At first, Richard “Ricky” Harveston couldn’t swallow his hamburger
bites. Then, he struggled to drink his milk, and what he managed to
get down came right back up.
Ricky’s local Orange, Texas, doctor said that he had acid reflux.
“But in the back of my mind, I knew what wrong with me,” Ricky says.
His dad died from esophageal cancer at age 74, and his
half-brother died of the disease at age 46. Like Ricky, both were
heavy smokers. So, he went to a local oncologist.
Ricky’s intuition was right. In 2013, at age 53, he was diagnosed
with esophageal cancer.
“I cried,” Ricky says. His dad had opted not to be treated, and his
half-brother received chemotherapy, but refused radiation, at a free clinic in Mississippi. “My
dad dwindled to nothing, and my half-brother’s tumor spread to his
brain and spine.”
Hoping for a different outcome, Ricky started treatment at a cancer
center in southeast Texas.
Face esophageal cancer treatment with a strong caregiver
“Chemotherapy and radiation almost destroyed me,” Ricky says. “It
was so bad, I wanted to quit with only three radiation treatments left
and accept death as the consequence.” But, he didn’t quit.
“You have to have a strong caregiver,” Ricky says. His caregiver was
his ex-wife, Eileen. “We were married for 10 years and had been
divorced for two years when I was diagnosed,” he says. “She wanted to
come see me, so I said OK, what do I have to lose?” She hasn’t left
his side since.
Eileen cared for Ricky nearly 24 hours a day, seven days a week
during the toughest times. She slept on tiny couches, was comfortable
with all the uncomfortable things and advocated for his care. Eileen
also kept Ricky mentally tough and motivated him to get better.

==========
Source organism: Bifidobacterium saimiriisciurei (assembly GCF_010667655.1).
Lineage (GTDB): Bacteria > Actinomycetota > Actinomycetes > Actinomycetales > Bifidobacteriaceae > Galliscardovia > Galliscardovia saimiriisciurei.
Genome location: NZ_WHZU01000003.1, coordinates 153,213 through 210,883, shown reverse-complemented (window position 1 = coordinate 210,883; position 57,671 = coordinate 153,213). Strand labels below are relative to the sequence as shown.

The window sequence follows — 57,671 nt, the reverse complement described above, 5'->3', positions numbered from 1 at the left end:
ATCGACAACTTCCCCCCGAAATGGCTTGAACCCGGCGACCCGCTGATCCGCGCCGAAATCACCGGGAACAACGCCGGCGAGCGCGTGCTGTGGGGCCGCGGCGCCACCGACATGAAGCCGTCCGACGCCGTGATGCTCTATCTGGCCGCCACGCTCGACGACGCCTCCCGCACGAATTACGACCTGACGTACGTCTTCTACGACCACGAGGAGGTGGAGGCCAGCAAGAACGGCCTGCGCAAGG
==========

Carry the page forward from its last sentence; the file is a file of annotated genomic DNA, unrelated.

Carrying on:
Get to MD Anderson for surgery
Ricky was declared cancer-free in 2014, and returned to work full
time. But after his follow-up CT scan 10 months later, he learned his
cancer had returned and he needed surgery.
Ricky was too scared and declined surgery. He chose more
chemotherapy and radiation. But nearly four weeks into treatment at
his local clinic, his tumor wasn’t shrinking. His doctor referred him
to MD Anderson for surgery.
Still, Ricky was bouncing back and forth about surgery. “I was
thinking one in 20 die on the table, so what if I’m that one?” he
says. Then, he researched his MD Anderson
thoracic surgeon Jack A. Roth, M.D. “I looked at his record and
realized, wow, I have a good one.”
He confesses, though, that before surgery he ditched his 1995 Ford
Explorer for a 2001 Camaro. “If I was going out, it wasn’t going to be
in a grocery-getter.”
Ricky had an esophagectomy, surgery to remove half of his esophagus,
one-third of his stomach and 12 lymph nodes, in April 2015. His
stomach was then pulled up and sewed to his esophagus.
On day three of his 15-day recovery in the hospital, Ricky still
hadn’t moved from his bed. Checking on patients was thoracic surgeon
Wayne Hofstetter, M.D., who bluntly told him to
start walking the halls if he wanted to live. “I haven’t had my butt
chewed like that in ages,” Ricky says. “And even though it hurt my
feelings, it was exactly the truth I needed.”
A surgical first for Houston
While his cancer was at bay, a follow-up CT scan in 2016 revealed
Ricky had an extensive aortoiliac aneurysm. In most cases, the options
to repair extensive aneurysms are either open surgery or a simple
reconstruction that plugs some of the iliac artery branches. Both
options can leave the patient with significant complications.
Luckily for Ricky, vascular surgeons George Pisimisis, M.D., and Tam Huynh, M.D., and interventional radiologist
Kamran Ahrar, M.D., knew of a new device that
could fix Ricky’s aneurysm. On May 11, Ricky had a three-hour surgery
to implant the endograft – a surgical first for Houston.
“Before, we could treat about 60% of patients with aneurysms,”
Pisimisis says. “Now we can treat up to 90% with better outcomes.”
Take life back despite esophageal cancer
After 40 years of smoking, Ricky quit for good in 2014 during his
second round of chemotherapy. “I didn’t have the willpower to walk
away from cigarettes until it was almost too late,” he says, advising
other smokers to “quit as fast as you can.”
Now, his outlook on life has changed, despite learning recently that
his esophageal cancer has returned. What matters to Ricky is spending
time with Eileen and their 13 grandkids on his three-and-a-half acres
of land. “I appreciate every little moment with my family,” he says.
“MD Anderson saved my life and made me
happier, which proves what I’ve been saying all along,” Ricky says.
“MD Anderson is the eighth wonder of the world.”
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